A Bit of Functional Programming By Example

Given a gzip-compressed file, the shell command gzip -l returns various information about it, including the name of the uncompressed file. I needed to read that name from the output of gzip -l. The output looks like this.

compressed        uncompressed  ratio uncompressed_name
115815              136227  15.0% Foo.jpg.gz

The lines are separated by return characters, and the formatting of columns is done using multiple spaces. Splitting the output into lines is easy. of course.

dim outputLines() as String = Split(theShell.Result, Encodings.UTF8.Chr(13))

The string I want is on the second line. As Ken Thompson famously stated, "when in doubt, use brute force";. I apply his advice here.

dim secondLine() as String = Split(outputLines(1), " ")

This array contains a bunch of empty strings corresponding to the extra spaces. So here is a function to remove them.

Function RemoveBlanks(s() as String) As String()
    dim outputList() as String

    for i as Integer = 0 to UBound(s)
        if s(i) <> "" then
            outputList.Append s(i)
        end if
    next
    return outputList
End Function

Before I do that, I would like to trim the elements in the array to also eliminate any other all-whitespace lines.

Function Trim(s() as String) As String()
  dim outputList() as String

  for i as Integer = 0 to UBound(s)
    outputList.Append Trim(s(i))
  next
  return outputList
End Function

Using these functions, my code now looks like

dim secondLine() as String = RemoveBlanks(Trim(Split(outputLines(1), " ")))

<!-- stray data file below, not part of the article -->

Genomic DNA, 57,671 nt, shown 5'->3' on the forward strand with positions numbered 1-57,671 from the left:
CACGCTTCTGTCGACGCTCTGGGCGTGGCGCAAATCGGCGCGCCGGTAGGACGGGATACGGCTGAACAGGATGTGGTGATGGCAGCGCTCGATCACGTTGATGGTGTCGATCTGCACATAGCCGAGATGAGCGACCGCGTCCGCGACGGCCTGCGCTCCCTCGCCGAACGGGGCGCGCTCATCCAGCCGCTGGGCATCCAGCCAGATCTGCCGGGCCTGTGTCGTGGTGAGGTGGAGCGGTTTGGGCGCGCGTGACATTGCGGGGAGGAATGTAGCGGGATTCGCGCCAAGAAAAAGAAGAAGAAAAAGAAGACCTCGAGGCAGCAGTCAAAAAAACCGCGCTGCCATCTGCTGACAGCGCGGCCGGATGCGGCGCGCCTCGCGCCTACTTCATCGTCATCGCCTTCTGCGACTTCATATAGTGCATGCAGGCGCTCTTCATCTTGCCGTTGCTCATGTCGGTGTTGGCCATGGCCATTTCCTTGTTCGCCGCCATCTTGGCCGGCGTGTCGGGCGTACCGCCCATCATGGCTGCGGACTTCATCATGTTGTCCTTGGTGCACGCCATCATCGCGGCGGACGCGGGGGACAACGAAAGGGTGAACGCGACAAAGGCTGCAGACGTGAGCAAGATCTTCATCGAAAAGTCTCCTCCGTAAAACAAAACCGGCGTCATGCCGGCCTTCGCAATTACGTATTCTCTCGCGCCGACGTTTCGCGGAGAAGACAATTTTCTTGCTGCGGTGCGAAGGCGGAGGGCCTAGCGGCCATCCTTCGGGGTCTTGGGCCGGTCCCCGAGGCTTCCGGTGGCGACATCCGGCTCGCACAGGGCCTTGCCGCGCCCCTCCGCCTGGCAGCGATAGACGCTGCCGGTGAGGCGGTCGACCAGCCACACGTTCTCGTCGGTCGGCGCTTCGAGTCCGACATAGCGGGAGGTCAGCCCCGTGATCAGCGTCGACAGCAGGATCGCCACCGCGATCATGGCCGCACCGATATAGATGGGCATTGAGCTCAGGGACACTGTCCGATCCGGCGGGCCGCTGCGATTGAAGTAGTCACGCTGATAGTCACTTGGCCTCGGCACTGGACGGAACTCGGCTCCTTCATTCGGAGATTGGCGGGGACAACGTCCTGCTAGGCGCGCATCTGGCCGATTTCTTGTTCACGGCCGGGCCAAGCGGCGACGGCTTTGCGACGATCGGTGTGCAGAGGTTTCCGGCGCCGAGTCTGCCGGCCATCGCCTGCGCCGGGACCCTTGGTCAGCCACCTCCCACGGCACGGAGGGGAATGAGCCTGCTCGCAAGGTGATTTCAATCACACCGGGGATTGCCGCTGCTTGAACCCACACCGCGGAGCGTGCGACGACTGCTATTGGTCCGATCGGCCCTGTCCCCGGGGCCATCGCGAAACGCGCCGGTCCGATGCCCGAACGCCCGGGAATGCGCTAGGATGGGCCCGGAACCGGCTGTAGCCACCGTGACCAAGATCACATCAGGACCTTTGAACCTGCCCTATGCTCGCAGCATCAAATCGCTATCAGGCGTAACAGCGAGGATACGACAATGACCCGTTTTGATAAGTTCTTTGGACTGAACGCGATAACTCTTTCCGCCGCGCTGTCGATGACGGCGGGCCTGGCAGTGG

Now I can reasonably expect to find the uncompressed file name as the last element of the array secondLine.

Parsing the output of gzip is made quite simple by the use of the two auxiliary functions Trim and RemoveBlanks. Each of these functions is of course more generally useful. And we can make them yet more general.

Let's take a look at Trim first. What this function does is to apply the built-in function Trim to every element of a string array. Replace Trim by an arbtrary function of the same signature, and we have something quite general.

Delegate Function StringMapDelegate(s as String) As String

Function Map(s() as String, f as StringMapDelegate) as String()
   dim outputList() as String

  for i as Integer = 0 to UBound(s)
    outputList.Append f.Invoke(s(i))
  next
  return outputList
End Function

We can similarly decompose RemoveBlanks.

Delegate Function StringFilterDelegate(s as String) As Boolean

:::xojo
Function Filter(s() as String, f as StringFilterDelegate) As String()
  dim outputList() as String

  for i as Integer = 0 to UBound(s)
    if f.Invoke(s(i)) then
      outputList.Append s(i)
    end if
  next
  return outputList
End Function

Using these functions Map and Filter, I could write my code as follows.

Function IsNotEmpty(s as String) as Boolean
  return s <> ""
End Function
dim secondLine() as String = Filter(Map(Split(outputLines(1), " "), AddressOf Trim), AddressOf IsNotEmpty)

Not long after you decide that Filter is a very useful addition to your toolkit, you will ask questions like "how do I pass two conditions to Filter"; or "how do I pass the negation of a condition?". It turns out this requires a bit more work to do in a clean way. I will post some answers in the future.